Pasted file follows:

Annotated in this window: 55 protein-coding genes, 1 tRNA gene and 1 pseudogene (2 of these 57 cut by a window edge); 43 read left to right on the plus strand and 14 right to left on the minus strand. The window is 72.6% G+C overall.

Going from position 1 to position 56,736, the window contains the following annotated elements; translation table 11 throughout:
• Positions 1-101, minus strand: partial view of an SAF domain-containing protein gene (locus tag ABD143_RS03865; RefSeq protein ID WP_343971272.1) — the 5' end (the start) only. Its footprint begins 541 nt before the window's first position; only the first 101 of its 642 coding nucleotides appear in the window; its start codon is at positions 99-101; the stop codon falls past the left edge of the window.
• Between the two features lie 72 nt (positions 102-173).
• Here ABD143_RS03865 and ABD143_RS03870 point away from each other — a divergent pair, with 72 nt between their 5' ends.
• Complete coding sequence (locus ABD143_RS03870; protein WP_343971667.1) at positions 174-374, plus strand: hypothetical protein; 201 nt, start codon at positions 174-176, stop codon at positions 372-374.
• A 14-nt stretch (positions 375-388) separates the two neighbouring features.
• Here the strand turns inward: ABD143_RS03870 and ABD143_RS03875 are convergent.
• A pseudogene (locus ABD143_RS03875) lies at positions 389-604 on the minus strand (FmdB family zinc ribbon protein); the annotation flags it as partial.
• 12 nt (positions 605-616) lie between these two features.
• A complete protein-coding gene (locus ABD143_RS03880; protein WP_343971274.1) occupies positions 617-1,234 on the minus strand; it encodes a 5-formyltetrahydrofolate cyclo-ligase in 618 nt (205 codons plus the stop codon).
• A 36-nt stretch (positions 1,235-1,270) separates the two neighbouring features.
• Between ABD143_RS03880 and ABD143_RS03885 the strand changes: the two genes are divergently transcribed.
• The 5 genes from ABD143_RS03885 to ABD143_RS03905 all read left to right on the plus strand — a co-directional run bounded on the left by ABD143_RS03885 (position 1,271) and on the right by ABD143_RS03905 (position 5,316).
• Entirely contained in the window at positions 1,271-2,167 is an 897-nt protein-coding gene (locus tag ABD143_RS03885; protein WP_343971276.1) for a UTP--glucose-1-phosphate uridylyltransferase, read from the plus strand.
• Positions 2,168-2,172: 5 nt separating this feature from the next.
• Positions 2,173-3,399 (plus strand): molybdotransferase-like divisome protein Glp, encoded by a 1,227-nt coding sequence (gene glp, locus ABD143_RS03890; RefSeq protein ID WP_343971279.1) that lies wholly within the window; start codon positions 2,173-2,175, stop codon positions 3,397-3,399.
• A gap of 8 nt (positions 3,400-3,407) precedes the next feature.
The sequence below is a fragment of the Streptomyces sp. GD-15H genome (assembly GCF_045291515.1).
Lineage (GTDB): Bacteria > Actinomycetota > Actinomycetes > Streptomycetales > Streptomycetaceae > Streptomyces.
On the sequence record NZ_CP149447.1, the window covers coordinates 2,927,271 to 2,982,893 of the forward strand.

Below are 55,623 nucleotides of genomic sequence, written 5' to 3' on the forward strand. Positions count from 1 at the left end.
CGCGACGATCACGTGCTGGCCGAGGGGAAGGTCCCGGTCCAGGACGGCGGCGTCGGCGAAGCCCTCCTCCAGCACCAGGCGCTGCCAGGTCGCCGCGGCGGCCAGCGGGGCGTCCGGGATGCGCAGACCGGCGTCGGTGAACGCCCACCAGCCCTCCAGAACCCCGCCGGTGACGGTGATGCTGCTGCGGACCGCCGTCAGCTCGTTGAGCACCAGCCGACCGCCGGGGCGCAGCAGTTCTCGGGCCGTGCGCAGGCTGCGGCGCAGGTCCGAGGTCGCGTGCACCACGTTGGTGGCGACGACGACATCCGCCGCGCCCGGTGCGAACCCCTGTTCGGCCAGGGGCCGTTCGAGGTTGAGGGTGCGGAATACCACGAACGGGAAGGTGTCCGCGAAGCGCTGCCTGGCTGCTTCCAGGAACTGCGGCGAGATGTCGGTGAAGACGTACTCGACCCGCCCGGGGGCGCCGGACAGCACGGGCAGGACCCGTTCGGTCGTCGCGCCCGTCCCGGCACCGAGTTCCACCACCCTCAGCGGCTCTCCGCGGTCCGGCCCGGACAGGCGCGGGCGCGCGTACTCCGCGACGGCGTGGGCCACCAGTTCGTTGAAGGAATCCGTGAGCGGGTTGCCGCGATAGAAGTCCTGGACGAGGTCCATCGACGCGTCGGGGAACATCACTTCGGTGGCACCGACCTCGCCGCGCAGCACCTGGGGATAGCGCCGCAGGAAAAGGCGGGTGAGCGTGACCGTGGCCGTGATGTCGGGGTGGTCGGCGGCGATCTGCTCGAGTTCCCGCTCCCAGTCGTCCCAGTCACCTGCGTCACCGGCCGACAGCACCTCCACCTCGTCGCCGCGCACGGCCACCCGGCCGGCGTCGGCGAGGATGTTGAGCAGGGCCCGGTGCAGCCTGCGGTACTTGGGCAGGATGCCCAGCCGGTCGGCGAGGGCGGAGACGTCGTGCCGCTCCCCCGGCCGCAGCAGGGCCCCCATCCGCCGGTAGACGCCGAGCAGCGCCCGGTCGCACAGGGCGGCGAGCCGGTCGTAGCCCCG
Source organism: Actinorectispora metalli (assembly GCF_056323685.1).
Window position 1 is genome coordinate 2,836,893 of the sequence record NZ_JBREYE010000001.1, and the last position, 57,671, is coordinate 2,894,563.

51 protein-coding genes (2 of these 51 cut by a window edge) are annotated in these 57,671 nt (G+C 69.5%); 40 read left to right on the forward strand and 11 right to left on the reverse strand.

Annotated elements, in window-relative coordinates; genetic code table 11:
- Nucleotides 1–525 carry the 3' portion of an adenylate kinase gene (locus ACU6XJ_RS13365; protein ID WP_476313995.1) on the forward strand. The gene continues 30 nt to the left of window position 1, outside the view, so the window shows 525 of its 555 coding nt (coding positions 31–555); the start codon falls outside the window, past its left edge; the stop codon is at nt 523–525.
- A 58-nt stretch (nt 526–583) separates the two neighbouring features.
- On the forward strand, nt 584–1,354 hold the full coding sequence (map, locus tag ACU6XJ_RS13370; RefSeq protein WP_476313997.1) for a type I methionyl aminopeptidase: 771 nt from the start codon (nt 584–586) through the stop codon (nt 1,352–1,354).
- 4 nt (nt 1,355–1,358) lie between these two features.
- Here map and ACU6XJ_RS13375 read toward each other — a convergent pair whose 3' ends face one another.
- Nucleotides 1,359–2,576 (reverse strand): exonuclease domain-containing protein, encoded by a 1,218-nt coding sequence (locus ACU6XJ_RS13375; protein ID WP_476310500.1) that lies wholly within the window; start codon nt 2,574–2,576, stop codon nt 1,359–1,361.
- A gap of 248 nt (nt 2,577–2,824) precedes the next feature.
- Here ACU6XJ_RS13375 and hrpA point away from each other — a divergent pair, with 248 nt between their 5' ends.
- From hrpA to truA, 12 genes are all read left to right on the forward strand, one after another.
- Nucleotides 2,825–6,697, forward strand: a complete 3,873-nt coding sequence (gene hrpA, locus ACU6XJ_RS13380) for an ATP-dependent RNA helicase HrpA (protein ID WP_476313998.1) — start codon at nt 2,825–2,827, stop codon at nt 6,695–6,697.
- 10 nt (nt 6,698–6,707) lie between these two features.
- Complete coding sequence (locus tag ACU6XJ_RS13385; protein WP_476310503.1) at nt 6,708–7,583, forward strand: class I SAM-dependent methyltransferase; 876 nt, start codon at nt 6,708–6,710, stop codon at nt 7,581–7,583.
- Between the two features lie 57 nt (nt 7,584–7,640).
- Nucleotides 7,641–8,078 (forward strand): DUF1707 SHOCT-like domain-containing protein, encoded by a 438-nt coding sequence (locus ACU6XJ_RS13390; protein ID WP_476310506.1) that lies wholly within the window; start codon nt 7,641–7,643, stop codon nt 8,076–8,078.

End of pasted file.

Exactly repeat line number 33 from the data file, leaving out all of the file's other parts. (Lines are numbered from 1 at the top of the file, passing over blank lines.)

- Nucleotides 1,359–2,576 (reverse strand): exonuclease domain-containing protein, encoded by a 1,218-nt coding sequence (locus ACU6XJ_RS13375; protein ID WP_476310500.1) that lies wholly within the window; start codon nt 2,574–2,576, stop codon nt 1,359–1,361.